The Netherlands will start reopening primary schools and daycare centres from May 11 but organised events remain banned until September 1, prime minister Mark Rutte told a news conference on Tuesday evening.
‘This is the maximum we can do at the moment,’ Rutte told reporters. In particular, relaxing the social distancing rules too quickly will lead to a second wave of infections which needs to be averted. ‘These are difficult considerations but it’s a question of better safe than sorry,’ Rutte said. ‘We have to be very cautious.’
The decision to reopen schools is based on a wide range of research which shows that young children are unlikely to pass on the virus or develop serious symptoms themselves, according to Jaap van Dissel, head of the public health institute RIVM.
‘There are no clusters in which schools would appear to be a hot spot,’ Van Dissel said. ‘And the closure of the schools has had no impact on the spread.’ Teachers will have the right to be tested for the virus if they have symptoms.
Young children will also be allowed to resume taking parts in team sports, but without formal matches which pose a bigger risk of spreading the virus. The under-18s may also take part in team sport training again, provided they keep to the 1.5 metre rule.
‘But this means no parents watching, and showering at home,’ Rutte said. In addition, he said, officials will look at the options to make sure youngsters who are not members of a club can also join in organised sports.
The ban on events is being extended from June 1 to September 1, because ‘we can’t cope with the risks,’ Rutte said. ‘This means no professional football until September 1,’ the prime minister said. ‘We cannot avoid having to make this sacrifice.’
The Dutch football association KNVB had hoped to resume training next month in preparation for completing the season before the beginning of August.
Visits to nursing homes remain banned because of the risk to the most vulnerable people in society, Rutte said, adding that experts have been asked to look into the options for relaxing this rule.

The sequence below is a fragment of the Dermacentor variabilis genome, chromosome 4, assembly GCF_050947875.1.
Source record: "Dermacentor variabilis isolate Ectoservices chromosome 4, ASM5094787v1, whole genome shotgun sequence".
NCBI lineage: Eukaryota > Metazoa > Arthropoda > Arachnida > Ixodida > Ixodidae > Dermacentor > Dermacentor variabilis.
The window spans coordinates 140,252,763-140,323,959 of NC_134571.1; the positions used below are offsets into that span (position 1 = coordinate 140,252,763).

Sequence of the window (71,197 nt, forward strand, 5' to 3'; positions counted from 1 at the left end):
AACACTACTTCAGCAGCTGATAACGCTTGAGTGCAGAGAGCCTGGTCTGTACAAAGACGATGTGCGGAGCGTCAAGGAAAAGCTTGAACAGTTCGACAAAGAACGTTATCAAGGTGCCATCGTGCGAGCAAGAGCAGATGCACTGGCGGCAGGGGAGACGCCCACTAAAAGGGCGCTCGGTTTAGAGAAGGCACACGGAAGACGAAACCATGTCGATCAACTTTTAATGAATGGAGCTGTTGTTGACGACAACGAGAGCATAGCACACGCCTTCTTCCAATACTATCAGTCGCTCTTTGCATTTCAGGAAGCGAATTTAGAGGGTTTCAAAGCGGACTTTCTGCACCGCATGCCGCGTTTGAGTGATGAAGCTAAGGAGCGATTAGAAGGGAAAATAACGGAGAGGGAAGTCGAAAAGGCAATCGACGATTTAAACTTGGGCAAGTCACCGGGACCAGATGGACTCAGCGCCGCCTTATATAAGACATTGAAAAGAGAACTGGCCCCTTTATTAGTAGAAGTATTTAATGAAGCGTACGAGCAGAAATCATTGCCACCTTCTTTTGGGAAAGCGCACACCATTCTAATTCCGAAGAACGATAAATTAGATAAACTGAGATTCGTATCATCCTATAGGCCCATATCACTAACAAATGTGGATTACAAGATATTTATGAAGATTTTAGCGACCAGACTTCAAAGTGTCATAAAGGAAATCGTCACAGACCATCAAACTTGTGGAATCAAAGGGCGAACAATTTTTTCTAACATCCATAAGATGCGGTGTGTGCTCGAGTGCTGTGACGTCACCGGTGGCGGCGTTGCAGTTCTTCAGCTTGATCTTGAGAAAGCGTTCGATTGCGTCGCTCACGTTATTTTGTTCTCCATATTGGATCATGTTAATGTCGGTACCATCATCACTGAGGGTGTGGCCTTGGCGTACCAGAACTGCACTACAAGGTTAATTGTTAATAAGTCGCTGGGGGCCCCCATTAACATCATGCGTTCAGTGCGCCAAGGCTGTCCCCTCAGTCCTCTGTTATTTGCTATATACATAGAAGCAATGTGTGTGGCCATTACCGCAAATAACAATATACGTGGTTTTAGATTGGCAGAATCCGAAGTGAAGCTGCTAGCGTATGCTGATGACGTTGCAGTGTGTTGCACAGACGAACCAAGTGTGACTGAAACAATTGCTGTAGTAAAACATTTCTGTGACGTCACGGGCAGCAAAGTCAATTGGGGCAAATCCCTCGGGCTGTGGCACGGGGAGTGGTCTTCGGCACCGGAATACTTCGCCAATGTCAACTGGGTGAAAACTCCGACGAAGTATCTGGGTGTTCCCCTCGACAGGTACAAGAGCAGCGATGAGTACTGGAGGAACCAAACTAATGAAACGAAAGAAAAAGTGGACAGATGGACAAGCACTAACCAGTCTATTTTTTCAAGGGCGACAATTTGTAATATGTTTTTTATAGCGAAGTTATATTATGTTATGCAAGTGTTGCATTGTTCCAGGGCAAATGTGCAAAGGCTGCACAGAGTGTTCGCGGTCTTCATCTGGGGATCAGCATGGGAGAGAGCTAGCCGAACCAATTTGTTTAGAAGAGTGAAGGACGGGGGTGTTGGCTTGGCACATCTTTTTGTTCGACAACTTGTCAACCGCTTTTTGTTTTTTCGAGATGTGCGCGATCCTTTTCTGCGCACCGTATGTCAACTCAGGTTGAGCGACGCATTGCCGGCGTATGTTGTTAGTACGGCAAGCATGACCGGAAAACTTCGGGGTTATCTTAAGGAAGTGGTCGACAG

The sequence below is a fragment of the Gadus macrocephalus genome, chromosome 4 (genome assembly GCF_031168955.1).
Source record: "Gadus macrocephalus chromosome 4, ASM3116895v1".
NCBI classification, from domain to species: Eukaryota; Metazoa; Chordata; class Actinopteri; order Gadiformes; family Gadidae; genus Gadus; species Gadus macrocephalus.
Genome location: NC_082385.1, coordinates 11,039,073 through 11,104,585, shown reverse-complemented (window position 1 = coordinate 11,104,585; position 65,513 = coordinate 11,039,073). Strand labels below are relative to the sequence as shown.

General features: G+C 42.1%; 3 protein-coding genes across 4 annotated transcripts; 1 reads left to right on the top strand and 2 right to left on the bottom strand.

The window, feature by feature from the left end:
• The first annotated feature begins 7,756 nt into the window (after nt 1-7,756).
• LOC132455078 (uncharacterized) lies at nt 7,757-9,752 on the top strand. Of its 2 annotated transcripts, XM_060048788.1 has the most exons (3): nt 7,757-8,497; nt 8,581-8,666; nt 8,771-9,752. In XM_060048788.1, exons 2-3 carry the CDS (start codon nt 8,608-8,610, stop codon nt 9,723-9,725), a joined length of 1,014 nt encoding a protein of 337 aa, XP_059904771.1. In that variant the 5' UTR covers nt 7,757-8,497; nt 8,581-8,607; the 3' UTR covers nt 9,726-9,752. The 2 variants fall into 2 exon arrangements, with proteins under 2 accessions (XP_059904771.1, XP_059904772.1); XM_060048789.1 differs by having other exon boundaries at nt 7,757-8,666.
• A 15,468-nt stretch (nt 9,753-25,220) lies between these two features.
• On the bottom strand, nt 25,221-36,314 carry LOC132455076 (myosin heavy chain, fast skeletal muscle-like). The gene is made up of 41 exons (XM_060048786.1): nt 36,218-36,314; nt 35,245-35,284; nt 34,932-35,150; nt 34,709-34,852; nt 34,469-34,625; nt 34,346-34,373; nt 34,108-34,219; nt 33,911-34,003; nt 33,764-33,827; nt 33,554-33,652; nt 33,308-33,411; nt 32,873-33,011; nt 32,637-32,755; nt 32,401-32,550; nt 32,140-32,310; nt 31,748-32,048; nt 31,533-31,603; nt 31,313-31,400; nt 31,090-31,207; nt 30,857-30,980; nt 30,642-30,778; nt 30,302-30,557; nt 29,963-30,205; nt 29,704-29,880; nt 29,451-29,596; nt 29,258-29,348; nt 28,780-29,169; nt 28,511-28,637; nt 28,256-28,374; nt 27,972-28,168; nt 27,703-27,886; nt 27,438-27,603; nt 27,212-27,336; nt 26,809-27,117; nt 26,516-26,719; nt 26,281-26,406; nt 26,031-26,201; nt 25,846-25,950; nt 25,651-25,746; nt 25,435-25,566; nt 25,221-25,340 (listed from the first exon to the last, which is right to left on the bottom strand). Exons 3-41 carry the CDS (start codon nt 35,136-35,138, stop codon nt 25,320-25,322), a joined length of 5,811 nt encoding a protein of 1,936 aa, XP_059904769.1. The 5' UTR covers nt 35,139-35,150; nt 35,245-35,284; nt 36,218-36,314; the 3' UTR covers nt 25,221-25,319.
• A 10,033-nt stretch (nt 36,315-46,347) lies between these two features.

In addition, more research is also being carried out into the use of face masks and gloves in professions which involve physical contact, but in the meantime hairdressers, manicurists and physiotherapists cannot do their jobs, the prime minister said.
Rutte stressed that the main rules – working home and staying home as much as possible, as well as maintaining a 1.5 metre distance from others – remain paramount.
‘These basic rules have brought us to where we are today,’ he said. ‘This is a virus. The only thing we really know is that the 1.5 metre rule reduces the risk of Covid-19 spreading.’
The basic social distancing rules will be extended until May 20 and in the week prior to that, ministers will decide if they need to be extended further. ‘And we will keep a close eye on developments and remain alert,’ Rutte said.
Beating coronavirus is all about working together, the prime minister said. ‘The freedom of one person cannot be at the expense of the health of another.’
Asked if people could safely book summer holidays, Rutte said: ‘Personally, I have cancelled a few things and am booking nothing. It is up to individuals themselves. But we cannot see more than three weeks ahead.’
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